Damn tree

We have a fairly new tree (around 4 years old) in the front yard. It grew pretty fast and was approaching the 20-ft level. A few nights ago, a gust of wind snapped off the top six feet of the tree. The rest of the tree looks fine, but still needs pruning of the lower branches. A nursery told me to point a branch near the break to vertical so it would become the central leader after applying a thin coating of prune sealer to the break. I have a bungee cord holding the new leader in place pointing straight up and have applied the sealer.
1. How long do I need to keep this branch tied up? 2. Can / Should I still prune the lower branches this winter? They are really obnoxious and would they hinder the healing up top?
Thanks m
Add pictures here
<% if( /^image/.test(type) ){ %>
<% } %>
<%-name%>
Add image file
Upload

of
a
Until it stays up on its own. I would guess six months at least.

You can still prune as you would normally.
You didn't mention what type of tree it was. Some fast growing trees often have problems like the ones you mentioned because their wood is very soft. In the future, you might consider either an Ash or an Elm tree. Some varieties of both grow fast, yet are quite strong.
Add pictures here
<% if( /^image/.test(type) ){ %>
<% } %>
<%-name%>
Add image file
Upload

often
Stay away from Ash!!! Their roots are pretty much on top of the ground and will ruin your yard.
Actually, stay away from all fast growing trees unless you need quick shade and intend to take them down in a few years. These are the trees builders use for landscaping because they look good to a potential buyer, but a few years down the road, they are nothing but problems.
Add pictures here
<% if( /^image/.test(type) ){ %>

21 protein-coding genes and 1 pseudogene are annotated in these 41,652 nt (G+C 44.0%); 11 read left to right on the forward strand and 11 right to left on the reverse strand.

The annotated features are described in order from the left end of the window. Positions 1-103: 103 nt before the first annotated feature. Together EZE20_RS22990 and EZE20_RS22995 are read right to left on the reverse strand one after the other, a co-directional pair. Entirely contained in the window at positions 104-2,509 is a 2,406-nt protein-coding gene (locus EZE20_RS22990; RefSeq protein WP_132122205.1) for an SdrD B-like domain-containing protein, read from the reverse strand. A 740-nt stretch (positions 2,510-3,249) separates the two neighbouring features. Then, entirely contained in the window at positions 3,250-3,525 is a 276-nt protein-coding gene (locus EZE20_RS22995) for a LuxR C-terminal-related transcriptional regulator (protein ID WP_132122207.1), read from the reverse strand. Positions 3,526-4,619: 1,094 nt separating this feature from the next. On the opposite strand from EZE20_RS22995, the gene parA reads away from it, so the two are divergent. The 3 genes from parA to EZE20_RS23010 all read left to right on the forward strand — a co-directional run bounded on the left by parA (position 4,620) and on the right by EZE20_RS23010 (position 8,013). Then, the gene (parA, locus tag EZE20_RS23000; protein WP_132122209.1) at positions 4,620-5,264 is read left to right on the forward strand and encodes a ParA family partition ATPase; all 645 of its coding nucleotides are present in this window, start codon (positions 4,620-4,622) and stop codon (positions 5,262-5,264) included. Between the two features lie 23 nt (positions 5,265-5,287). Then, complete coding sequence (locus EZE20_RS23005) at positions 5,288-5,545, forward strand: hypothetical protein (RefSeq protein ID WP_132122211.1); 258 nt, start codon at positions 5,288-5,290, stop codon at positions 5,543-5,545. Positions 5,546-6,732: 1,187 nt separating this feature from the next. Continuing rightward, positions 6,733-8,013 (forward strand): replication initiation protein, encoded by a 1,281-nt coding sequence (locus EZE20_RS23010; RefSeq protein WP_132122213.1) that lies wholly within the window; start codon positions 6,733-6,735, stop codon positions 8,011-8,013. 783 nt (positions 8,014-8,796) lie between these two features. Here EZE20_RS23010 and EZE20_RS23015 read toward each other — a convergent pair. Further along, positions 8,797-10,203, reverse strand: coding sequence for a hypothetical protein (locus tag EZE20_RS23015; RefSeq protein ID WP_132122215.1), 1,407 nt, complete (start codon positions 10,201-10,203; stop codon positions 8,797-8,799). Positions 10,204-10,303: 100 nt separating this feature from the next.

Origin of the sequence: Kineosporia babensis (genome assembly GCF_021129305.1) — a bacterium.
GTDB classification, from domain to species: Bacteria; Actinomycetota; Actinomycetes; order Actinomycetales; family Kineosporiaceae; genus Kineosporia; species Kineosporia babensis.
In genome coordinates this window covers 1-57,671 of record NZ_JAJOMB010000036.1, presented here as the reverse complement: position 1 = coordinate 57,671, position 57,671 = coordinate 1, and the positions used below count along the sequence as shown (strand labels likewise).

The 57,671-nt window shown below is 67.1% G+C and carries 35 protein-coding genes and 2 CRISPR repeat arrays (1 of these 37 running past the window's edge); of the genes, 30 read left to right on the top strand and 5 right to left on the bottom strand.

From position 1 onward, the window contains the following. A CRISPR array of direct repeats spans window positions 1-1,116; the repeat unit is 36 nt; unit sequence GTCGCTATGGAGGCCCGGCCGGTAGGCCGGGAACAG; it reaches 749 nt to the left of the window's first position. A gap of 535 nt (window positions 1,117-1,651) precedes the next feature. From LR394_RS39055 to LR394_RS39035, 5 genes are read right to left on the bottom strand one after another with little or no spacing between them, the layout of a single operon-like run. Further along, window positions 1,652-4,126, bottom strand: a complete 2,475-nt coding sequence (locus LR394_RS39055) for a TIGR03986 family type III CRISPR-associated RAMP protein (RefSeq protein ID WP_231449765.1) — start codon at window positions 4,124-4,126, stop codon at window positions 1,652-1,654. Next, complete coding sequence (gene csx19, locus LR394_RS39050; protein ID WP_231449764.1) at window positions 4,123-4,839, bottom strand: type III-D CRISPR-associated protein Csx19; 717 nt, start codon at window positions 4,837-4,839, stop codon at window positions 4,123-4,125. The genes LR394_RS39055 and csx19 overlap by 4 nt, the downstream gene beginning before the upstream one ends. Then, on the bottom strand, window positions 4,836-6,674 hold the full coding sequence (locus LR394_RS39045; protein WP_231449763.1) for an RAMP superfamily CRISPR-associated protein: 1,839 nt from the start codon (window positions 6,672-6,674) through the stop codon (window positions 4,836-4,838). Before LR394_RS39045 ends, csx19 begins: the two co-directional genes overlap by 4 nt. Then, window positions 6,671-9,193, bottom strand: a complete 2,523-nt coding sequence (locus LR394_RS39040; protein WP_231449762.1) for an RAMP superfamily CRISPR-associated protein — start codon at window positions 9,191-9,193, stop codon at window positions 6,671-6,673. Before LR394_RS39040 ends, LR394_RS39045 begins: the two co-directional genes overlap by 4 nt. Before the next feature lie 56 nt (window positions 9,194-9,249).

<% } %>
<%-name%>
Add image file
Upload

soft.
shade
builders
My folks had several Ash trees and I had a couple at my last place. I never observed that about them, but we always had the green Ash varieties and not the white Ash varieties which are common on the east coast. However, most large shade trees have the tendancy to produce a lot of surface roots. These include Maple, Oak, Elm, and Beech. Many people think tree's roots grow deeply, but the reality is most of the tree's roots are close to the surface for all types of trees. Many people who have problems with surface roots are those people who water for 15 minutes, every single day. When I water, I water until the ground is saturated, then I don't water again for several days. I also keep my trees well mulched. The only trees I've ever had problems with surface roots were Beeches and Maples.
Add pictures here
<% if( /^image/.test(type) ){ %>
<% } %>
<%-name%>
Add image file
Upload

HomeOwnersHub.com is a website for homeowners and building and maintenance pros. It is not affiliated with any of the manufacturers or service providers discussed here. All logos and trade names are the property of their respective owners.